An Interview with Mikel Morris, Part 2

Conducted in Fall/Winter 2009-2010

Mikel Morris, an American with dual US/Spanish nationality living in Zarautz, Spain, has written the definitive Basque-English dictionary and is currently working on the Morris Magnum which promises to be the largest bilingual Basque dictionary in existence. 

In the first part of this interview, Mikel shared his thoughts and hard-hitting observations on the status of the Basque language, the efforts the Basque government is making to promote Euskara, and his own tribulations in getting his dictionary published. 

In this part 2, Mikel describes how difficult it has been for him to work within the Basque system, his views of the future of the Basque language and the bright spots in the current efforts to promote the Basque language, and gives an update on the status of the second edition of his Magnum dictionary.

Buber’s Basque Page: In our previous interview, you mentioned that, after publication of your dictionary in 1998, there were no invitations to the Euskaltzaindia, what did you mean by that exactly?

Mikel Morris: Several people that I know have noticed that. They have told me that it is either obvious snub or a colossal omission. It is not as if they had never met me. I was on the Literature Committee of the Euskaltzaindia 1986-1988 chaired by Federico Krutwig. I am also the only person who has written a major Basque bilingual dictionary who is not at least an “euskaltzain urgazle”. It is not because I am not a native speaker of Basque because there are, and have been, several euskalberriak there. It is not because I was born outside the Basque Country because another “Anglo-Saxon”, Alan King, was recognized a few years back.

Mikel Morris is an American and Spanish citizen who has lived in Colorado, Mississippi, Oklahoma, Angola, and the Basque Country, where he has lived since 1979. In 1988, he founded the Morris Academy, in Zarautz, an English school and publishing house. With degrees in International Relations and Hispanic and General Linguistics, his passion for languages is evident. 

Mikel has written the definitive Basque-English dictionary, a project that took 19 years to complete the first edition. While Mikel has taken on new projects, developing dictionaries for both Thai and Chinese, he also continues to develop his Basque-English dictionary, with the Morris Magnum in the works. This dictionary will be the largest bilingual Basque dictionary in existence.

Nonetheless, I should also point out that the president of the Euskaltzaindia, Andres Urrutia, was instrumental in helping me secure the grant from the Spanish Government. He is one of the most open-minded of the euskaltzainak and is a kind and generous person. Urrutia is from Biscay, hardly surprising given that most of my “favourite” euskaltzainak are from there, and I admire him a lot for his efforts to make Basque a language viable for writing law. Urrutia’s help for me is proof that I am not exactly a “persona non grata” among all quarters there and people like him give me hope for the future of the Basque language and country.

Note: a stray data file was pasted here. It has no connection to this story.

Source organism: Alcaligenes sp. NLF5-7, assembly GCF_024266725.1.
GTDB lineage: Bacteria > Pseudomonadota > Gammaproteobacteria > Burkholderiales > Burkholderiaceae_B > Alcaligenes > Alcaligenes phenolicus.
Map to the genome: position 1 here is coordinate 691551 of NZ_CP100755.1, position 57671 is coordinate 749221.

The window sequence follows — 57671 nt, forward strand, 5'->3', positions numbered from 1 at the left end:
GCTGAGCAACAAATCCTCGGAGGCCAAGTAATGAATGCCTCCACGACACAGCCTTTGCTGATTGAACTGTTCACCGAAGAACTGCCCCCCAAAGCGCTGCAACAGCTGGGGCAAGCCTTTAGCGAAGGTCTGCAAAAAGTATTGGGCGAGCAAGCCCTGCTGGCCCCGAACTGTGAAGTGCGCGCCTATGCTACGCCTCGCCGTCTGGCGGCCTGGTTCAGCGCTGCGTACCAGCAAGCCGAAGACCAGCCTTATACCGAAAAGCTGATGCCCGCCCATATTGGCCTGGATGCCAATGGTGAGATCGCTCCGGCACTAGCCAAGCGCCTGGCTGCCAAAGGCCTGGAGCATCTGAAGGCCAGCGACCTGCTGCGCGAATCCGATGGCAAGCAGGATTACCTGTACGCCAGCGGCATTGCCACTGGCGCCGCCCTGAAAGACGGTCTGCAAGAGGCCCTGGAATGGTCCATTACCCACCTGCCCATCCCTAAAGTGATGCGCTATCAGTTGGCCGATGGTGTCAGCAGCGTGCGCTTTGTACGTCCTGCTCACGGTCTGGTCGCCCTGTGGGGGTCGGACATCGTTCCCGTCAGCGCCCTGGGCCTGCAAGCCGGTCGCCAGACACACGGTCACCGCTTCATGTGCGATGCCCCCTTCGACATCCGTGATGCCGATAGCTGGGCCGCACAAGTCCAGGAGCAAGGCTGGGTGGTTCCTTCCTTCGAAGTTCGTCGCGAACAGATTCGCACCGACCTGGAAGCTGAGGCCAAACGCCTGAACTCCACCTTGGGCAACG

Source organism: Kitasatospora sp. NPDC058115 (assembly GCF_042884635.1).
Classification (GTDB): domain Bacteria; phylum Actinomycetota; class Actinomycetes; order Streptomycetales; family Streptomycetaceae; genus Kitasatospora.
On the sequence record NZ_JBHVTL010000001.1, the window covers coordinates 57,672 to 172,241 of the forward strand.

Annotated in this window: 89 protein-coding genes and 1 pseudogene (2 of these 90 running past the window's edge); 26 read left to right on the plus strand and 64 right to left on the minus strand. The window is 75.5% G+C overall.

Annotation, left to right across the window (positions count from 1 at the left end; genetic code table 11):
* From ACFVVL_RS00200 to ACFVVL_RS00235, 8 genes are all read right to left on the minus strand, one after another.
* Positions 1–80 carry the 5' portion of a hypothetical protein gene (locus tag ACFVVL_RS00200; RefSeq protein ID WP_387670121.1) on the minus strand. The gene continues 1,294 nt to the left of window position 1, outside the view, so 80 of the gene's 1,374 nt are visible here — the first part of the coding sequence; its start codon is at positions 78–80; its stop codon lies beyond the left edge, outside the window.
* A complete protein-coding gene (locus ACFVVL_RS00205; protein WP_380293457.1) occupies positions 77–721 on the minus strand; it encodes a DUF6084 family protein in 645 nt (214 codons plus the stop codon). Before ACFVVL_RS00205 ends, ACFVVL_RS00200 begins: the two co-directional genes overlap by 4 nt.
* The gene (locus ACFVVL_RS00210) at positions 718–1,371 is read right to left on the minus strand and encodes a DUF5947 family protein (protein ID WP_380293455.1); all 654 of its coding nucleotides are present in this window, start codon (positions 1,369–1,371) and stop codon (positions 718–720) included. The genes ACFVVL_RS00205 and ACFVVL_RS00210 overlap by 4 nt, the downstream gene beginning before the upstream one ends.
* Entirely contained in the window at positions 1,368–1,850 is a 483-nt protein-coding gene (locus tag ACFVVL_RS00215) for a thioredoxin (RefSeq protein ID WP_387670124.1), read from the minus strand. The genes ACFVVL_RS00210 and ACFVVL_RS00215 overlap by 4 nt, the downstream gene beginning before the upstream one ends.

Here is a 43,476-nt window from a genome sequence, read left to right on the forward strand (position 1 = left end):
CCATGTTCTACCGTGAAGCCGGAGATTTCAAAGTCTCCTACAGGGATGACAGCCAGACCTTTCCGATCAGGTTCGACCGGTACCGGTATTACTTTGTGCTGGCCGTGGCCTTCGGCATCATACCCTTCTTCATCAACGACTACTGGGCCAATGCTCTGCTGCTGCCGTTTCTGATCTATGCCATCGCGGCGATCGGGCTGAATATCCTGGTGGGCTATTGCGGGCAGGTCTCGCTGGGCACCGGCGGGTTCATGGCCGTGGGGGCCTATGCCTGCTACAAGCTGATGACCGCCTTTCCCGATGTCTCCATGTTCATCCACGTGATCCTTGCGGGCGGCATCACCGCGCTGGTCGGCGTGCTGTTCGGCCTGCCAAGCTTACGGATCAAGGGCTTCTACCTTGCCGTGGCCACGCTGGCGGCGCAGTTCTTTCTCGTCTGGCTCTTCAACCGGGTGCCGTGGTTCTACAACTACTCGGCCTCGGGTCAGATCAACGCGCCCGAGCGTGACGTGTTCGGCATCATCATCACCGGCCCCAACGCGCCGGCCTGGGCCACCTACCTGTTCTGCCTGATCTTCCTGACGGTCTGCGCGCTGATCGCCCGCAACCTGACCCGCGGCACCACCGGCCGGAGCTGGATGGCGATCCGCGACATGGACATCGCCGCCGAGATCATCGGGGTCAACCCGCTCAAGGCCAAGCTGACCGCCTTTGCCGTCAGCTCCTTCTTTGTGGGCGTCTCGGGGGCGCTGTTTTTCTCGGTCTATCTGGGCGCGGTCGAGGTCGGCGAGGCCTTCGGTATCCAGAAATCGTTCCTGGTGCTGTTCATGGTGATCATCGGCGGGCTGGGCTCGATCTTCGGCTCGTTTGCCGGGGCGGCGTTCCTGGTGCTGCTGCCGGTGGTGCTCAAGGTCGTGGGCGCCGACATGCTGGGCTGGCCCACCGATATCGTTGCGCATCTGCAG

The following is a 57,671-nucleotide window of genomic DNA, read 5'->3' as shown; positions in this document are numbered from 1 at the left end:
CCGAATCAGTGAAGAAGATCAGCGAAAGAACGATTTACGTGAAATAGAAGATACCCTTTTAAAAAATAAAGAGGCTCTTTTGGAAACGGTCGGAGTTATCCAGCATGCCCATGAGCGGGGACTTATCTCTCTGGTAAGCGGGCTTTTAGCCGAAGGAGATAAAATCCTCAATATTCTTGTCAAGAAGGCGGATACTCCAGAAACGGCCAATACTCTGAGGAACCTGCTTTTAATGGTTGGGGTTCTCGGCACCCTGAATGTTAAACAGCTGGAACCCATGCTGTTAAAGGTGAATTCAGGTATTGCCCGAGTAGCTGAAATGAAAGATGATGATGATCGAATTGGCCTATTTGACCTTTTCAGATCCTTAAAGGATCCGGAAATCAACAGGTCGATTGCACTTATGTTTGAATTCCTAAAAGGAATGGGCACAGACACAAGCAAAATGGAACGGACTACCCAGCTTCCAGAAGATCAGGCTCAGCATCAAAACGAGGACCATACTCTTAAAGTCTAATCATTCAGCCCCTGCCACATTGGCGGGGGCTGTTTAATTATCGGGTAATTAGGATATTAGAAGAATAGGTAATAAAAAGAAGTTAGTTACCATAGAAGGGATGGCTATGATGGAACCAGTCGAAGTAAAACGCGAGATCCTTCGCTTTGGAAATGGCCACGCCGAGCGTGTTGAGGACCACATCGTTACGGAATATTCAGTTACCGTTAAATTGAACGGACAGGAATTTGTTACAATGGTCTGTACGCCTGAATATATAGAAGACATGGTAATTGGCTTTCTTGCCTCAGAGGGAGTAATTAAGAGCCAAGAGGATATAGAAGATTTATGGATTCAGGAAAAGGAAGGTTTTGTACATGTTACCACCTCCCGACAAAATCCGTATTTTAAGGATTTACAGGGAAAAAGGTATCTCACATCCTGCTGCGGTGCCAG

Why would some euskaltzainak not take a liking to me or strive to ignore me? I suppose that there are some people who take the greatest possible exception to my virulent outspokenness regarding the direction that Basque is taking. A true intellectual challenges the established order of things if, in his or her opinion, they are not altogether right and could care less what that establishment thinks. I am vehemently opposed to the mindless aping of Spanish in the area of terminology and syntax. I am also quite outspoken about Basque always automatically taking a second seat to Spanish (or French) in everything, including the Euskaltzaindia’s own dictionary, “Orotariko Euskal Hiztegia”. I am not obstinate or set in my ways and am ever ready to debate any and every one of my positions unlike those championing “euspañol”. They really don’t like serious debate, especially written debate. I have challenged Elhuyar to debates in the itzulist forum (translators forum) but they declined as it was — in their words — not the place. In view of the fact that so many of the new “euskaltzainak” have direct ties to Elhuyar, it is clear that I will continue to be blackballed, perhaps forever. Understandably, some Elhuyar people really do not like to be challenged so vociferously and the end result is there is no real debate anywhere.